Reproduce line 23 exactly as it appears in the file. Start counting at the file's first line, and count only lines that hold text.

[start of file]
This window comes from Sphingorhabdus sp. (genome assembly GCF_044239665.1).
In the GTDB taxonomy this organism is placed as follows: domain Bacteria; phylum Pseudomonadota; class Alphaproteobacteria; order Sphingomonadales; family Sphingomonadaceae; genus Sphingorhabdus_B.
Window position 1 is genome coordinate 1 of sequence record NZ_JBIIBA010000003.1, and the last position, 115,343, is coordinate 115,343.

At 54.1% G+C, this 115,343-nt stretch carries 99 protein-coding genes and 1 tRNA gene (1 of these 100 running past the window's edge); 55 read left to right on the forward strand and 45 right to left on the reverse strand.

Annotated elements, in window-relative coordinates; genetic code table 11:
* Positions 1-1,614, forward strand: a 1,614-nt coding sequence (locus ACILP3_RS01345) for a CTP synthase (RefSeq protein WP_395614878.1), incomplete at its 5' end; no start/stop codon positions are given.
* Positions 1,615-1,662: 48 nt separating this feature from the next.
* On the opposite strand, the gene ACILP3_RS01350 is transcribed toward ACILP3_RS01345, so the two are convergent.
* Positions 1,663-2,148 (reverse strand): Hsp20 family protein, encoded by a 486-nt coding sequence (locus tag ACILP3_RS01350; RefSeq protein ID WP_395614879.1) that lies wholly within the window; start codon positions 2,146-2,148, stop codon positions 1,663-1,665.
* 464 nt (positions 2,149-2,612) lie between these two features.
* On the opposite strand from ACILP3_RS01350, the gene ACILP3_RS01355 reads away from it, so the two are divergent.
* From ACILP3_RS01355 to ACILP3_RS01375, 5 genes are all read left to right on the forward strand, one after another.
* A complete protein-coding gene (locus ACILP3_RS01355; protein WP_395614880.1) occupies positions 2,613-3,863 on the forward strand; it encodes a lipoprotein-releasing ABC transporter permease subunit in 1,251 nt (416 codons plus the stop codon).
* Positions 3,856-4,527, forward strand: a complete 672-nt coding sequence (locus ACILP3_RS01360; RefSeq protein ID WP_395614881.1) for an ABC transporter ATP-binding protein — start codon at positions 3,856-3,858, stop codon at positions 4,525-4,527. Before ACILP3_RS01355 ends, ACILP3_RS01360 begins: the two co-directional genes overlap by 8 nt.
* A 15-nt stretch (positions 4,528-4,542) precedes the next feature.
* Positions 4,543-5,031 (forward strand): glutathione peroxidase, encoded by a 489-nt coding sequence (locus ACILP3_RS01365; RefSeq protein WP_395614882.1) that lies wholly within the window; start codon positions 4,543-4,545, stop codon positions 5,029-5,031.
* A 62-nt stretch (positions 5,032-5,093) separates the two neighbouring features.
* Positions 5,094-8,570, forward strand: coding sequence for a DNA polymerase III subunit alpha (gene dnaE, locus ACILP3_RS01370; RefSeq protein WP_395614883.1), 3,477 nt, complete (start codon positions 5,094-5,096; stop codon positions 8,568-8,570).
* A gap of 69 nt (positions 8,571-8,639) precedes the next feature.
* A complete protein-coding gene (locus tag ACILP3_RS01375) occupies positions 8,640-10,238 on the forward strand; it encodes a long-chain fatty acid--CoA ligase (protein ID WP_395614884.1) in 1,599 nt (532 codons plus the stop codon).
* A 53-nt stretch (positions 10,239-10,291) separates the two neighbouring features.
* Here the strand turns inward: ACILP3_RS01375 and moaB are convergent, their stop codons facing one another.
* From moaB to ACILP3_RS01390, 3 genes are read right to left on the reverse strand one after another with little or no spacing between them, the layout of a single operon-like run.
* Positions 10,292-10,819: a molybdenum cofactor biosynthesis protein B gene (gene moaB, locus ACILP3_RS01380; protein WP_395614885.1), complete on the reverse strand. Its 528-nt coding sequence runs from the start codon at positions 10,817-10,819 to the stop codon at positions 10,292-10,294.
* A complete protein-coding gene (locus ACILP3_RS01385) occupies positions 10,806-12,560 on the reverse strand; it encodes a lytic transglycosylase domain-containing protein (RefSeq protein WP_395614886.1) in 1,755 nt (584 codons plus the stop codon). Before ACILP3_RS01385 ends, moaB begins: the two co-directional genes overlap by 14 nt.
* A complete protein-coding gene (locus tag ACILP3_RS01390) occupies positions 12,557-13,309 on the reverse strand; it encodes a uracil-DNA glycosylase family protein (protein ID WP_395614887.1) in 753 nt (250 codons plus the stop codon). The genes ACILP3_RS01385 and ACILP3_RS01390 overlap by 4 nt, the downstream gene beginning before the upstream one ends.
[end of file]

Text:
* From moaB to ACILP3_RS01390, 3 genes are read right to left on the reverse strand one after another with little or no spacing between them, the layout of a single operon-like run.